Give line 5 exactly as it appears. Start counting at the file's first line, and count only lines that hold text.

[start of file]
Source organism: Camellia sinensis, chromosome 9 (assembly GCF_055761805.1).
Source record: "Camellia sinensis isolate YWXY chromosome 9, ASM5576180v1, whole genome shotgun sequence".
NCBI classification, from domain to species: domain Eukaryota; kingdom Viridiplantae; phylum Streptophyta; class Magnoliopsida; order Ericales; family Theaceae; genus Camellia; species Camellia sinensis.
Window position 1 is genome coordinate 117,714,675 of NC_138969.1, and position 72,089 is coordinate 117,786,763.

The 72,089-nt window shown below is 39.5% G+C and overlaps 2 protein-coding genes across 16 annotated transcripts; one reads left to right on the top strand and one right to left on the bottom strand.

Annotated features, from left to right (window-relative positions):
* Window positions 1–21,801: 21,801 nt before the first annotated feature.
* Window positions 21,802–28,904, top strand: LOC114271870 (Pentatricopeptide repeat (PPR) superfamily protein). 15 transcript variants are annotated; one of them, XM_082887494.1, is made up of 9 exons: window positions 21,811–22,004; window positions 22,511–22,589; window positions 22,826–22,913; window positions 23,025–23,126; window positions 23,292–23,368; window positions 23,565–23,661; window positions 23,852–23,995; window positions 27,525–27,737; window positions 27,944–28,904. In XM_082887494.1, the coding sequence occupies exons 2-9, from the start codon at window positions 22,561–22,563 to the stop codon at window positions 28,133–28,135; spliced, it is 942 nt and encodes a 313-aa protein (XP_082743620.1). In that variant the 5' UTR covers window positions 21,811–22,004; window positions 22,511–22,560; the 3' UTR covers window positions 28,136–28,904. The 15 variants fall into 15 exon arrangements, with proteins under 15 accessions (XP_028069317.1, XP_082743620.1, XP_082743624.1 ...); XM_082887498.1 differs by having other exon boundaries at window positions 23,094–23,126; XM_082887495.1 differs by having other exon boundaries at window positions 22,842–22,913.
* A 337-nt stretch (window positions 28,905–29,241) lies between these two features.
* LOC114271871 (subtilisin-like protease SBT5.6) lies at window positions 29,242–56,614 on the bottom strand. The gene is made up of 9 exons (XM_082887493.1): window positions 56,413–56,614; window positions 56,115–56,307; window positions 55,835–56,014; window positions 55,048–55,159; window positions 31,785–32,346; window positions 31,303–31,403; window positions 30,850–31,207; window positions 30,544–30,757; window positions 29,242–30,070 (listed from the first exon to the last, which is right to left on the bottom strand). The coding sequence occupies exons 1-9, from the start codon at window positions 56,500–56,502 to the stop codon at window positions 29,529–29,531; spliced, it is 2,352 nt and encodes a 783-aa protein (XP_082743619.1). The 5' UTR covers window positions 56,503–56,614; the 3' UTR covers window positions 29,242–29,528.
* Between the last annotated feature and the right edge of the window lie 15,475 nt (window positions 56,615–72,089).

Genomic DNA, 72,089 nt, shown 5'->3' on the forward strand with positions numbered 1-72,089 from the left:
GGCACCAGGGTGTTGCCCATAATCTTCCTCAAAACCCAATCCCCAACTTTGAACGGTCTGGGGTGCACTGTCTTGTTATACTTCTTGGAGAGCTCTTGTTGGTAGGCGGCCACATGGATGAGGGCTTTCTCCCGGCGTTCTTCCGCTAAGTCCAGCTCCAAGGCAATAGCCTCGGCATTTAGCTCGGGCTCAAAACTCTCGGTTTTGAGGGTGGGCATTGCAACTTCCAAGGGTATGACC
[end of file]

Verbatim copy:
The 72,089-nt window shown below is 39.5% G+C and overlaps 2 protein-coding genes across 16 annotated transcripts; one reads left to right on the top strand and one right to left on the bottom strand.